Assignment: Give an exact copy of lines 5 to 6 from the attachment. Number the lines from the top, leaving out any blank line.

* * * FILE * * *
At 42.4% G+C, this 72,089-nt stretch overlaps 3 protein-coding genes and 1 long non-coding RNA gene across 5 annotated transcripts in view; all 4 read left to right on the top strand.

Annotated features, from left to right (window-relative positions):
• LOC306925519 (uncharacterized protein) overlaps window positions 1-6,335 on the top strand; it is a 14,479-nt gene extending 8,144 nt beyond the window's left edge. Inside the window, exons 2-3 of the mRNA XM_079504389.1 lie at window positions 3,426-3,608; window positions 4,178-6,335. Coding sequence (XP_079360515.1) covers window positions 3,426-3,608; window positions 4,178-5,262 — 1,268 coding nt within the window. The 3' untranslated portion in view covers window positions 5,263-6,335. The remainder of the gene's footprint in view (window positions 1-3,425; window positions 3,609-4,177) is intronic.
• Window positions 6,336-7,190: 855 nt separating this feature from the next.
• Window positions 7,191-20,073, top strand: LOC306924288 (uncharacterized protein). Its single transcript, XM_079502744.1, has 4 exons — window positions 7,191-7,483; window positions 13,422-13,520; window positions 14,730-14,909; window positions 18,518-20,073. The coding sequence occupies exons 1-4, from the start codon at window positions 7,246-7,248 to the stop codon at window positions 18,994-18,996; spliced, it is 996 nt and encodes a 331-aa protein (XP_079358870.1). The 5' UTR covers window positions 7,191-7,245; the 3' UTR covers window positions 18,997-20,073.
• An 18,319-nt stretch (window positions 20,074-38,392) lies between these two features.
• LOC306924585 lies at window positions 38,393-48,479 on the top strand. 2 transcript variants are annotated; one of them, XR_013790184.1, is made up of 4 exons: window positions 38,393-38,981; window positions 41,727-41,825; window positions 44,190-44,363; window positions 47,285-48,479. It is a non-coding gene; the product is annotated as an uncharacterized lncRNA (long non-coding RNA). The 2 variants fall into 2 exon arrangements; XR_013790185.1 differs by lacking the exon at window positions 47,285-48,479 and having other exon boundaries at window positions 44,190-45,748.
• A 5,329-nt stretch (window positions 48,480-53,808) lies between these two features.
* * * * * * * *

• Window positions 7,191-20,073, top strand: LOC306924288 (uncharacterized protein). Its single transcript, XM_079502744.1, has 4 exons — window positions 7,191-7,483; window positions 13,422-13,520; window positions 14,730-14,909; window positions 18,518-20,073. The coding sequence occupies exons 1-4, from the start codon at window positions 7,246-7,248 to the stop codon at window positions 18,994-18,996; spliced, it is 996 nt and encodes a 331-aa protein (XP_079358870.1). The 5' UTR covers window positions 7,191-7,245; the 3' UTR covers window positions 18,997-20,073.
• An 18,319-nt stretch (window positions 20,074-38,392) lies between these two features.